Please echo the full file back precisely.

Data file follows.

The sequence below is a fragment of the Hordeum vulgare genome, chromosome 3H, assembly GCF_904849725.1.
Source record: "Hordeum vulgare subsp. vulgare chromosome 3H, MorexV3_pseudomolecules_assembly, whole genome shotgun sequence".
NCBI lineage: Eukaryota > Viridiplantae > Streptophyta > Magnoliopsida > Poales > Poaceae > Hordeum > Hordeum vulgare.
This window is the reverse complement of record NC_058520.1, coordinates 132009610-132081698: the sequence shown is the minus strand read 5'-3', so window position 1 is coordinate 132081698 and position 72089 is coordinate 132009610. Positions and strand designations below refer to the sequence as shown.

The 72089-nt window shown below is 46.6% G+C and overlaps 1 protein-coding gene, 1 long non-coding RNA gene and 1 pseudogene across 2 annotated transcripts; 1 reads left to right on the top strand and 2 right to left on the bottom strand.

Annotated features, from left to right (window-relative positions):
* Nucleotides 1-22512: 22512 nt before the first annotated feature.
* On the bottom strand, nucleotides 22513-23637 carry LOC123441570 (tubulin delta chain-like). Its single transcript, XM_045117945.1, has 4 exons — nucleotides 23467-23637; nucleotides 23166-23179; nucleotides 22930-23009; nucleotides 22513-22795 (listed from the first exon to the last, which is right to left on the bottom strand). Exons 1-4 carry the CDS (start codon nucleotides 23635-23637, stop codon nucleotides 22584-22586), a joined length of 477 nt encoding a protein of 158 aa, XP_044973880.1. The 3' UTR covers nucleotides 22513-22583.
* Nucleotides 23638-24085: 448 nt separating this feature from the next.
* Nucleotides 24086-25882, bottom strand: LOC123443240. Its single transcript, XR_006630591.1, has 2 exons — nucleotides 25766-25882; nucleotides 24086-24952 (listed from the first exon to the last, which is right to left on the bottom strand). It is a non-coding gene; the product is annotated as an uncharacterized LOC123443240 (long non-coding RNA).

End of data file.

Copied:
The sequence below is a fragment of the Hordeum vulgare genome, chromosome 3H, assembly GCF_904849725.1.
Source record: "Hordeum vulgare subsp. vulgare chromosome 3H, MorexV3_pseudomolecules_assembly, whole genome shotgun sequence".
NCBI lineage: Eukaryota > Viridiplantae > Streptophyta > Magnoliopsida > Poales > Poaceae > Hordeum > Hordeum vulgare.
This window is the reverse complement of record NC_058520.1, coordinates 132009610-132081698: the sequence shown is the minus strand read 5'-3', so window position 1 is coordinate 132081698 and position 72089 is coordinate 132009610. Positions and strand designations below refer to the sequence as shown.

The 72089-nt window shown below is 46.6% G+C and overlaps 1 protein-coding gene, 1 long non-coding RNA gene and 1 pseudogene across 2 annotated transcripts; 1 reads left to right on the top strand and 2 right to left on the bottom strand.

Annotated features, from left to right (window-relative positions):
* Nucleotides 1-22512: 22512 nt before the first annotated feature.
* On the bottom strand, nucleotides 22513-23637 carry LOC123441570 (tubulin delta chain-like). Its single transcript, XM_045117945.1, has 4 exons — nucleotides 23467-23637; nucleotides 23166-23179; nucleotides 22930-23009; nucleotides 22513-22795 (listed from the first exon to the last, which is right to left on the bottom strand). Exons 1-4 carry the CDS (start codon nucleotides 23635-23637, stop codon nucleotides 22584-22586), a joined length of 477 nt encoding a protein of 158 aa, XP_044973880.1. The 3' UTR covers nucleotides 22513-22583.
* Nucleotides 23638-24085: 448 nt separating this feature from the next.
* Nucleotides 24086-25882, bottom strand: LOC123443240. Its single transcript, XR_006630591.1, has 2 exons — nucleotides 25766-25882; nucleotides 24086-24952 (listed from the first exon to the last, which is right to left on the bottom strand). It is a non-coding gene; the product is annotated as an uncharacterized LOC123443240 (long non-coding RNA).